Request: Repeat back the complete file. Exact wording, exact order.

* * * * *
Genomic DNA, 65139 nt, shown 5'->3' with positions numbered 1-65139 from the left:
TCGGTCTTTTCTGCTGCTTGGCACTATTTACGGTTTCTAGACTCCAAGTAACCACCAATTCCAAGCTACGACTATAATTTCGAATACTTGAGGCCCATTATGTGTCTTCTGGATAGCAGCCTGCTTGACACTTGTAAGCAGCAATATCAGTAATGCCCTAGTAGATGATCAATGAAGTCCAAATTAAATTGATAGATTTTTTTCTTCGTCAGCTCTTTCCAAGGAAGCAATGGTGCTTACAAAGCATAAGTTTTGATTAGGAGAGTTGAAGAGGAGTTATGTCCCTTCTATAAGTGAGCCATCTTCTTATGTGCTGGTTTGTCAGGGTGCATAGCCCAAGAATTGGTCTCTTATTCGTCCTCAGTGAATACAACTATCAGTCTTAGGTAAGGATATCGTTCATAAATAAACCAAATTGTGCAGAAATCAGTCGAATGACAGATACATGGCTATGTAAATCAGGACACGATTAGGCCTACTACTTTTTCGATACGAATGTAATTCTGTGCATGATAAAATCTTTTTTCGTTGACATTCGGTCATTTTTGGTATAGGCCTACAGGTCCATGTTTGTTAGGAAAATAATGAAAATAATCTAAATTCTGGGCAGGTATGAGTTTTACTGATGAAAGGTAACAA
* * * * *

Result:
Genomic DNA, 65139 nt, shown 5'->3' with positions numbered 1-65139 from the left:
TCGGTCTTTTCTGCTGCTTGGCACTATTTACGGTTTCTAGACTCCAAGTAACCACCAATTCCAAGCTACGACTATAATTTCGAATACTTGAGGCCCATTATGTGTCTTCTGGATAGCAGCCTGCTTGACACTTGTAAGCAGCAATATCAGTAATGCCCTAGTAGATGATCAATGAAGTCCAAATTAAATTGATAGATTTTTTTCTTCGTCAGCTCTTTCCAAGGAAGCAATGGTGCTTACAAAGCATAAGTTTTGATTAGGAGAGTTGAAGAGGAGTTATGTCCCTTCTATAAGTGAGCCATCTTCTTATGTGCTGGTTTGTCAGGGTGCATAGCCCAAGAATTGGTCTCTTATTCGTCCTCAGTGAATACAACTATCAGTCTTAGGTAAGGATATCGTTCATAAATAAACCAAATTGTGCAGAAATCAGTCGAATGACAGATACATGGCTATGTAAATCAGGACACGATTAGGCCTACTACTTTTTCGATACGAATGTAATTCTGTGCATGATAAAATCTTTTTTCGTTGACATTCGGTCATTTTTGGTATAGGCCTACAGGTCCATGTTTGTTAGGAAAATAATGAAAATAATCTAAATTCTGGGCAGGTATGAGTTTTACTGATGAAAGGTAACAA